Lack of Car-care Knowledge ('LOCK') - Your doctor won't diagnose it as a disease, but your mechanic may, because not understanding your car's needs can be a roadblock to its longevity. And - if an ounce of prevention is worth a pound of cure - then an owner's manual is a gold mine for keeping your vehicle in top form. Unfortunately, many motorists throw this wealth of information in their glove compartments and never look at it again after purchasing their cars.
Just like with your own health, there are three keys to keeping your vehicle healthy - maintenance, maintenance, maintenance! Not a mechanic? Not a problem! With its vehicle-specific maintenance schedule, your owner's manual can be your guide to maintaining your car's well-being. One thing that even the most technically challenged of us can do to optimize the life of a vehicle is to maintain proper fluid levels. Some car fluids, such as power steering, can be tricky to change. If you know nothing about cars, you may do better getting these topped off professionally. Maintaining the correct oil level, however, is so vital to the engine, that every motorist should learn how - and it's so simple, even car unthusiasts can do it!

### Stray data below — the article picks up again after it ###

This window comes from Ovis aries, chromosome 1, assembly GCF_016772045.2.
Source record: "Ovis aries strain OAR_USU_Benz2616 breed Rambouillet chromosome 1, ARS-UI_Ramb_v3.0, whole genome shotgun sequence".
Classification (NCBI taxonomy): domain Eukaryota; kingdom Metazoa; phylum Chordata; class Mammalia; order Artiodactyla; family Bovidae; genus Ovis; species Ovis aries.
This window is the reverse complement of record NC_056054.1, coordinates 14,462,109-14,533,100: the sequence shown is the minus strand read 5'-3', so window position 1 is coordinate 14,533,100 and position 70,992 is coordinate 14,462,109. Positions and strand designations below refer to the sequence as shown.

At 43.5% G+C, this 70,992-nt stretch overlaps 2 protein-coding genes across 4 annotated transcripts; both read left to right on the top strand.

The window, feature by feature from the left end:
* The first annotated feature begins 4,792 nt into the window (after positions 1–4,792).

The first step is to check your owner's manual to see what kind of oil you need. Next, get your vehicle on level ground. You may want to put on a pair of gloves and check to make sure the engine is cool before attempting to do anything inside the car. In fact, waiting until the engine is cool is best to get an accurate oil reading. Next, pop the hood and locate the oil dipstick (usually toward the front or side of the engine and labeled 'oil'). Remove the dipstick and wipe it with a clean cloth. Reinsert the dipstick and remove it again. Is the oil level at or below the 'add' mark? Then simply add one quart by locating the oil filler (usually marked with the word 'oil' or with a picture of an oil can), removing the cap, and using a funnel to pour in the oil. Give it a minute to flow into the pan and then recheck. Repeat the above steps until you've added just enough oil to bring the level to the 'full' mark. (Be sure to put the oil filler cap back on and secure tightly!) This operation can be performed in the time it takes to put gas in your car.
You paid a lot of money for your car, and you don't want to get locked into avoiding its much-needed maintenance schedule. Take a half hour to read your owner's manual. It may not be riveting reading, but it contains advice from the folks who made your car. Following their recommendations will save you money - and headaches - in the long run. Long live your car!